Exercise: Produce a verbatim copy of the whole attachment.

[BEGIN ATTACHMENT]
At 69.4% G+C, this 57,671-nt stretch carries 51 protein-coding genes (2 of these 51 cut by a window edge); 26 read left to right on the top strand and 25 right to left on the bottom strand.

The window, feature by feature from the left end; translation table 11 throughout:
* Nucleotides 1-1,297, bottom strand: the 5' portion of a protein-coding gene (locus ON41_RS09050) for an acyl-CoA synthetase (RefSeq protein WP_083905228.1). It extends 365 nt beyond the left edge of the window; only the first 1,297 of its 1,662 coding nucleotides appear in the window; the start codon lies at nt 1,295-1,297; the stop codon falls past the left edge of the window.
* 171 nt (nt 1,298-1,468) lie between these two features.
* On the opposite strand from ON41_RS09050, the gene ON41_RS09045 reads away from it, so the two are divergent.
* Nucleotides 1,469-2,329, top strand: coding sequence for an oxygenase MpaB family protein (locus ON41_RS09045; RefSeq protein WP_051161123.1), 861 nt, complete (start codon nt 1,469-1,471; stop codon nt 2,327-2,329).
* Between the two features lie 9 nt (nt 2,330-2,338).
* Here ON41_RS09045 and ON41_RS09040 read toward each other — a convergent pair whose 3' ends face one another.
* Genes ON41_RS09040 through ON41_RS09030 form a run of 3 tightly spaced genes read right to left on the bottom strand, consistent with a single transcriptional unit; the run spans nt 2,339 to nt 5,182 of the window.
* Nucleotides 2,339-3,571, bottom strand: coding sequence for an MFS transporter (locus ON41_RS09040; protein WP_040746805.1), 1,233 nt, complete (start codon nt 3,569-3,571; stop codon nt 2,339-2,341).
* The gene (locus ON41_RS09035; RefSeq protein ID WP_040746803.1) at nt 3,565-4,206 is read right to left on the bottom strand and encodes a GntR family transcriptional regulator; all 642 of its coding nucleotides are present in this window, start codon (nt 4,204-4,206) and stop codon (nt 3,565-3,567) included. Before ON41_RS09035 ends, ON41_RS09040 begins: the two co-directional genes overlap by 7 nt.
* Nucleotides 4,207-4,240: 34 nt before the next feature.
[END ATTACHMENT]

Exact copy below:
At 69.4% G+C, this 57,671-nt stretch carries 51 protein-coding genes (2 of these 51 cut by a window edge); 26 read left to right on the top strand and 25 right to left on the bottom strand.

The window, feature by feature from the left end; translation table 11 throughout:
* Nucleotides 1-1,297, bottom strand: the 5' portion of a protein-coding gene (locus ON41_RS09050) for an acyl-CoA synthetase (RefSeq protein WP_083905228.1). It extends 365 nt beyond the left edge of the window; only the first 1,297 of its 1,662 coding nucleotides appear in the window; the start codon lies at nt 1,295-1,297; the stop codon falls past the left edge of the window.
* 171 nt (nt 1,298-1,468) lie between these two features.
* On the opposite strand from ON41_RS09050, the gene ON41_RS09045 reads away from it, so the two are divergent.
* Nucleotides 1,469-2,329, top strand: coding sequence for an oxygenase MpaB family protein (locus ON41_RS09045; RefSeq protein WP_051161123.1), 861 nt, complete (start codon nt 1,469-1,471; stop codon nt 2,327-2,329).
* Between the two features lie 9 nt (nt 2,330-2,338).
* Here ON41_RS09045 and ON41_RS09040 read toward each other — a convergent pair whose 3' ends face one another.
* Genes ON41_RS09040 through ON41_RS09030 form a run of 3 tightly spaced genes read right to left on the bottom strand, consistent with a single transcriptional unit; the run spans nt 2,339 to nt 5,182 of the window.
* Nucleotides 2,339-3,571, bottom strand: coding sequence for an MFS transporter (locus ON41_RS09040; protein WP_040746805.1), 1,233 nt, complete (start codon nt 3,569-3,571; stop codon nt 2,339-2,341).
* The gene (locus ON41_RS09035; RefSeq protein ID WP_040746803.1) at nt 3,565-4,206 is read right to left on the bottom strand and encodes a GntR family transcriptional regulator; all 642 of its coding nucleotides are present in this window, start codon (nt 4,204-4,206) and stop codon (nt 3,565-3,567) included. Before ON41_RS09035 ends, ON41_RS09040 begins: the two co-directional genes overlap by 7 nt.
* Nucleotides 4,207-4,240: 34 nt before the next feature.